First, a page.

<br /> Lee Letter: n877

Washington and Lee University

Sender: Richard Henry Lee
Recipient: George Mason

Dear Sir,

I have waited until now to answer your favor of Septr. 18th from
Philadelphia,1 that I might inform you how
the Convention plan of Government was entertained by Congress. Your
prediction of what would happen in Congress was exactly verified. It
was with us, as with you, this or nothing; & this urged with a most
extreme intemperance. The greatness of the powers given, & the
multitude of Places to be created, produces a coalition of Monarchy
men, Military Men, Aristocrats, and Drones whose noise, imprudence
& zeal exceeds all belief – Whilst the Commercial plunder of the
South stimulates the rapacious Trader. In this state of things, the
Patriot voice is raised in vain for such changes and securities as
Reason and Experience prove to be necessary against the encroachments
of power upon the indispensable rights of human nature. Upon due
consideration of the Constitution under which we now Act, some of us
were clearly of opinion that the 13th article of the
Confederation2 precluded us from giving an
opinion concerning a plan subversive of the present system and
eventually forming a New Confederacy of Nine instead of 13 States. The
contrary doctrine was asserted with great violence in expectation of
the strong majority with which they might send it foward under terms of
much approbation. Having procured an opinion that Congress was
qualified to consider, to amend, to approve or disapprove – the next
game was to determine that tho a right to amend existed, it would be
highly inexpedient to exercise that right; but surely to transmit it
with respectful marks of approbation. In this state of things I availed
myself of the Right to amend, & moved the Amendments copy of which
I send herewith3 & called the ayes &
nays to fix them on the journal. This greatly alarmed the Majority
& vexed them extremely – for the plan is, to push the business on
with great dispatch, & with as little opposition as possible: that
it may be adopted before it has stood the test of Reflection & due
examination. They found it most eligible at last to transmit it merely,
without approving or disapproving; provided nothing but the
transmission should appear on the Journal. This compromise was settled
and they took the opportunity of inserting the word Unanimously, which
applied only to simple transmission, hoping to have it mistaken for an
Unanimous approbation of the thing. It states that Congress having
Received the Constitution unanimously transmit it &c. It is certain
that no Approbation was given. This constitution has a great many
excellent Regulations in it, and if it could be reasonably amended
would be a fine System. As it is, I think ’tis past doubt, that if it
should be established, either a tyranny will result from it, or it will
be prevented by a Civil war. I am clearly of opinion with you that it
should be sent back with amendments Reasonable and Assent to it with
held until such amendments are admitted. You are well acquainted with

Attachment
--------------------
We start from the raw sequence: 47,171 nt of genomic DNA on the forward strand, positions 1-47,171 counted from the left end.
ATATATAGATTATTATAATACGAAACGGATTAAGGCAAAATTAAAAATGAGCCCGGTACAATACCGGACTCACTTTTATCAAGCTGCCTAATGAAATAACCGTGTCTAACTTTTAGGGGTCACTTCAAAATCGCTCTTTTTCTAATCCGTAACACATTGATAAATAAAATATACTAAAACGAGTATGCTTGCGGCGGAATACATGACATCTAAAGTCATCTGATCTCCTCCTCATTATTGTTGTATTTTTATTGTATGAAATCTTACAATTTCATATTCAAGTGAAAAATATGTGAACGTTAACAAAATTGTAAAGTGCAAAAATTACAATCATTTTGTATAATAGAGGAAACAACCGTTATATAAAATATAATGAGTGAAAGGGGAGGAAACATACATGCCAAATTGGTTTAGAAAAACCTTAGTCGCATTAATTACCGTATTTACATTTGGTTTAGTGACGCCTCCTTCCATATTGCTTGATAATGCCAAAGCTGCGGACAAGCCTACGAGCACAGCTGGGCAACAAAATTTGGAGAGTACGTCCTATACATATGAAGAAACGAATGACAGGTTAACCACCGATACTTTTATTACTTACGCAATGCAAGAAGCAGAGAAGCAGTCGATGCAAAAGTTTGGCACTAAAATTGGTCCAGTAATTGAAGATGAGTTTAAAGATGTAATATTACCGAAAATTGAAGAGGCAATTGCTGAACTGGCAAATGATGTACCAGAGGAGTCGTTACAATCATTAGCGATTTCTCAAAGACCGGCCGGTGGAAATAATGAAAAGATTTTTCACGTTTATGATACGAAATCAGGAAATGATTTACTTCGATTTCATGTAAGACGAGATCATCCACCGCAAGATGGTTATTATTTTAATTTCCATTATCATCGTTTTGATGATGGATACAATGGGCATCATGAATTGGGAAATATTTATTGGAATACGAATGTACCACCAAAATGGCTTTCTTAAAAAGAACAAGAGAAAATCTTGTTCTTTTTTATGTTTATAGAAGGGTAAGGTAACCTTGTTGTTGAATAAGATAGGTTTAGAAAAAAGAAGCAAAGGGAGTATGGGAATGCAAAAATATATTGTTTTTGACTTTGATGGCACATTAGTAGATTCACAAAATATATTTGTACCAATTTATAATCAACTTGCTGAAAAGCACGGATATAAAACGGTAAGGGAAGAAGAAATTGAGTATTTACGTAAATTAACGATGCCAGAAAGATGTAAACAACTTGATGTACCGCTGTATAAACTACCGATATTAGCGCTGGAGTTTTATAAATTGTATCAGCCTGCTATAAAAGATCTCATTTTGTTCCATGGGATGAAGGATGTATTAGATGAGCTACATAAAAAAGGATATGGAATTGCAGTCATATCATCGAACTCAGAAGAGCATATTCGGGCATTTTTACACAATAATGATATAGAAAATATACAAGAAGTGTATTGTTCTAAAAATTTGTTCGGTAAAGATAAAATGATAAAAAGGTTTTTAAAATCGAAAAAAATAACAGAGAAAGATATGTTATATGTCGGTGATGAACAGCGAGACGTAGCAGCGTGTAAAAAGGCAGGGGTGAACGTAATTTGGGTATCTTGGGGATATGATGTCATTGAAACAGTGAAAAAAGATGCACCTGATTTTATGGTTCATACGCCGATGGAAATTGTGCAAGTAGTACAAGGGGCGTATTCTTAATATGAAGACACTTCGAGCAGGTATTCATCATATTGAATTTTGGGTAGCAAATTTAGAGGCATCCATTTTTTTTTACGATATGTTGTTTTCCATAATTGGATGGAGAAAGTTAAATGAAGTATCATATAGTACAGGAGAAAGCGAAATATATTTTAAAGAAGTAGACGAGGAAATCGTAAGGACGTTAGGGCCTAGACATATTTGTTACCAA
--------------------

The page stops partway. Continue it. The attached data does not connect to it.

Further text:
Mr. Stone & others of influence in Maryland. I think it will be a
great point to get Maryld. & Virginia to join in the plan of
Amendments & return it with them. If you are in correspondence with
our Chancelor Pendelton, it will be of much use to furnish him with the
objections, and if he approves our plan, his opinion will have great
weight with our Convention, and I am told that his relation Judge
Pendleton of South Carolina has decided weight in the
State,4 & that he is sensible &
independent. How important will it be then to procure his union with
our plan, which might probably be the case, if our Chancelor was to
write largely & pressingly to him on the subject; that if possible
it may be amended there also. It is certainly the most rash and violent
proceeding in the world to cram thus suddenly into Men a business of
such infinite Moment to the happiness of Millions. One of your letters
will go by the Packet, and one by a Merchant Ship. My compliments if
you please to Your Lady & to the young Ladies & Gentlemen.

I am
dear Sir affectionately Yours,

Richard Henry Lee

Suppose when the Assembly recommended a Convention to consider this
new Constitution they were to use some words like these – It is
earnestly recommended to the good people of Virginia to send their most
wise & honest Men to this Convention that it may undergo the most
intense consideration before a plan shall be without amendments adopted
that admits of abuses being practised by which the best interests of
this Country may be injured and Civil Liberty greatly endanger’d. This
might perhaps give a decided Tone to the business. Please to send my
Son Ludwell a Copy of the Amendments proposed by me to the new
Constitution sent herewith.

Notes:

Receiver’s copy, Mason Papers, Library of Congress.

1 Not found.

2 See JCC, 19:221 – 22.

3 See the enclosure to Lee to Elbridge Gerry, September 29.

4 Lee is referring to Chancellor Edmund Pendleton of Virginia and his nephew Henry Pendleton (1750 – 88), who was a justice of the South Carolina Court of Common Pleas.